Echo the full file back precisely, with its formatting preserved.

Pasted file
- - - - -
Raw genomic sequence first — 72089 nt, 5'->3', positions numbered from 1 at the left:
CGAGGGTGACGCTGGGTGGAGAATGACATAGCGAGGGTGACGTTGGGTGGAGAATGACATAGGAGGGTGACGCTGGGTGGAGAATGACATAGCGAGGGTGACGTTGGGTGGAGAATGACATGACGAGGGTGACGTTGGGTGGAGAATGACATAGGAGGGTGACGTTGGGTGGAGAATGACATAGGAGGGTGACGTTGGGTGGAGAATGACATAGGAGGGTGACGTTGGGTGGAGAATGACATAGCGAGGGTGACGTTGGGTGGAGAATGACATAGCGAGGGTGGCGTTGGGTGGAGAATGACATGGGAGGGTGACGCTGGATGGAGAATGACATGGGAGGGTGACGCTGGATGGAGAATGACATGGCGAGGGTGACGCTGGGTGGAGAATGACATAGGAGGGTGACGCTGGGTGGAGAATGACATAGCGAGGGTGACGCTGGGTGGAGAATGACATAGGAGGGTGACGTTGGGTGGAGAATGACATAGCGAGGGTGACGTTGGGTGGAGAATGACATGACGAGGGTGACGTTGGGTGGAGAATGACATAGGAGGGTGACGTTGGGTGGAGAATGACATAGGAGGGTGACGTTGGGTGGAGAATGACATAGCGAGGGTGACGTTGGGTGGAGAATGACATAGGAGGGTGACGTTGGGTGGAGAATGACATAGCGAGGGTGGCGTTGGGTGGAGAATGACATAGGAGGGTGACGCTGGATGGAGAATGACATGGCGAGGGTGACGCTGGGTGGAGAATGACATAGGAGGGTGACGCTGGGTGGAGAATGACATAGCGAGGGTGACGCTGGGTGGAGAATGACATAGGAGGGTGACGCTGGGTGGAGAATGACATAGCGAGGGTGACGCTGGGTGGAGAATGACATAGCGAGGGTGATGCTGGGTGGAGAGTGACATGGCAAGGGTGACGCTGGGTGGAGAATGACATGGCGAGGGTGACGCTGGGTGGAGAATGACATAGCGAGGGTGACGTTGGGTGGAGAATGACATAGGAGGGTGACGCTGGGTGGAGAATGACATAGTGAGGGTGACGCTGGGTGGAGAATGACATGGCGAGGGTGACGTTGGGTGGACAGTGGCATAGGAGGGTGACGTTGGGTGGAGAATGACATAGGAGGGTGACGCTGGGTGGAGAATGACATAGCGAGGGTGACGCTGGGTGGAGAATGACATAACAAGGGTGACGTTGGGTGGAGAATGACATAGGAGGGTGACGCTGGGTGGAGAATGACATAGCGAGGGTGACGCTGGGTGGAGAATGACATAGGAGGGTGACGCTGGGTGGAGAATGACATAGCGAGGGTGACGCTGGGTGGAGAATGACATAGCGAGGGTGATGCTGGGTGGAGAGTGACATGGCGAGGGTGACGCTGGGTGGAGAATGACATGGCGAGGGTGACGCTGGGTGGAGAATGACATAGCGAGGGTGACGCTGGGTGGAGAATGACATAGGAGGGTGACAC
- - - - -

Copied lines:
Raw genomic sequence first — 72089 nt, 5'->3', positions numbered from 1 at the left:
CGAGGGTGACGCTGGGTGGAGAATGACATAGCGAGGGTGACGTTGGGTGGAGAATGACATAGGAGGGTGACGCTGGGTGGAGAATGACATAGCGAGGGTGACGTTGGGTGGAGAATGACATGACGAGGGTGACGTTGGGTGGAGAATGACATAGGAGGGTGACGTTGGGTGGAGAATGACATAGGAGGGTGACGTTGGGTGGAGAATGACATAGGAGGGTGACGTTGGGTGGAGAATGACATAGCGAGGGTGACGTTGGGTGGAGAATGACATAGCGAGGGTGGCGTTGGGTGGAGAATGACATGGGAGGGTGACGCTGGATGGAGAATGACATGGGAGGGTGACGCTGGATGGAGAATGACATGGCGAGGGTGACGCTGGGTGGAGAATGACATAGGAGGGTGACGCTGGGTGGAGAATGACATAGCGAGGGTGACGCTGGGTGGAGAATGACATAGGAGGGTGACGTTGGGTGGAGAATGACATAGCGAGGGTGACGTTGGGTGGAGAATGACATGACGAGGGTGACGTTGGGTGGAGAATGACATAGGAGGGTGACGTTGGGTGGAGAATGACATAGGAGGGTGACGTTGGGTGGAGAATGACATAGCGAGGGTGACGTTGGGTGGAGAATGACATAGGAGGGTGACGTTGGGTGGAGAATGACATAGCGAGGGTGGCGTTGGGTGGAGAATGACATAGGAGGGTGACGCTGGATGGAGAATGACATGGCGAGGGTGACGCTGGGTGGAGAATGACATAGGAGGGTGACGCTGGGTGGAGAATGACATAGCGAGGGTGACGCTGGGTGGAGAATGACATAGGAGGGTGACGCTGGGTGGAGAATGACATAGCGAGGGTGACGCTGGGTGGAGAATGACATAGCGAGGGTGATGCTGGGTGGAGAGTGACATGGCAAGGGTGACGCTGGGTGGAGAATGACATGGCGAGGGTGACGCTGGGTGGAGAATGACATAGCGAGGGTGACGTTGGGTGGAGAATGACATAGGAGGGTGACGCTGGGTGGAGAATGACATAGTGAGGGTGACGCTGGGTGGAGAATGACATGGCGAGGGTGACGTTGGGTGGACAGTGGCATAGGAGGGTGACGTTGGGTGGAGAATGACATAGGAGGGTGACGCTGGGTGGAGAATGACATAGCGAGGGTGACGCTGGGTGGAGAATGACATAACAAGGGTGACGTTGGGTGGAGAATGACATAGGAGGGTGACGCTGGGTGGAGAATGACATAGCGAGGGTGACGCTGGGTGGAGAATGACATAGGAGGGTGACGCTGGGTGGAGAATGACATAGCGAGGGTGACGCTGGGTGGAGAATGACATAGCGAGGGTGATGCTGGGTGGAGAGTGACATGGCGAGGGTGACGCTGGGTGGAGAATGACATGGCGAGGGTGACGCTGGGTGGAGAATGACATAGCGAGGGTGACGCTGGGTGGAGAATGACATAGGAGGGTGACAC